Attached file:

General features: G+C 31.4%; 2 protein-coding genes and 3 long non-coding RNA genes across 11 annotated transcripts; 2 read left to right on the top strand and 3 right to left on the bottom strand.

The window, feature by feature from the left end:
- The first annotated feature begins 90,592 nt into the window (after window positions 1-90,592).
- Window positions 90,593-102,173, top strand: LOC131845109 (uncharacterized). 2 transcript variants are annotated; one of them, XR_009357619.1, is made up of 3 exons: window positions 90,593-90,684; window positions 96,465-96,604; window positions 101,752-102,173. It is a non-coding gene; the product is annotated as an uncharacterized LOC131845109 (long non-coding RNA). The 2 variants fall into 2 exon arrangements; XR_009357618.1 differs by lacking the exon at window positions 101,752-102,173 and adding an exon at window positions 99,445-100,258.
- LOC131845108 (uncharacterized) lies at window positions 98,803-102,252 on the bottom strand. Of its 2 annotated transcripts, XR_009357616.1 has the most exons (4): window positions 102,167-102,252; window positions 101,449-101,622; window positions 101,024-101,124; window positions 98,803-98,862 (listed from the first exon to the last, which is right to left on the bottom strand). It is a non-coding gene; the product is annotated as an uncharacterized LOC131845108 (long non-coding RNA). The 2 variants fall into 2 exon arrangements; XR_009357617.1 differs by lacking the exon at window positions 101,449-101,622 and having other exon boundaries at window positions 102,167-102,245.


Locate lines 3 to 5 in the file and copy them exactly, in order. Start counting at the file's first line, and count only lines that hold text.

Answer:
- The first annotated feature begins 90,592 nt into the window (after window positions 1-90,592).
- Window positions 90,593-102,173, top strand: LOC131845109 (uncharacterized). 2 transcript variants are annotated; one of them, XR_009357619.1, is made up of 3 exons: window positions 90,593-90,684; window positions 96,465-96,604; window positions 101,752-102,173. It is a non-coding gene; the product is annotated as an uncharacterized LOC131845109 (long non-coding RNA). The 2 variants fall into 2 exon arrangements; XR_009357618.1 differs by lacking the exon at window positions 101,752-102,173 and adding an exon at window positions 99,445-100,258.
- LOC131845108 (uncharacterized) lies at window positions 98,803-102,252 on the bottom strand. Of its 2 annotated transcripts, XR_009357616.1 has the most exons (4): window positions 102,167-102,252; window positions 101,449-101,622; window positions 101,024-101,124; window positions 98,803-98,862 (listed from the first exon to the last, which is right to left on the bottom strand). It is a non-coding gene; the product is annotated as an uncharacterized LOC131845108 (long non-coding RNA). The 2 variants fall into 2 exon arrangements; XR_009357617.1 differs by lacking the exon at window positions 101,449-101,622 and having other exon boundaries at window positions 102,167-102,245.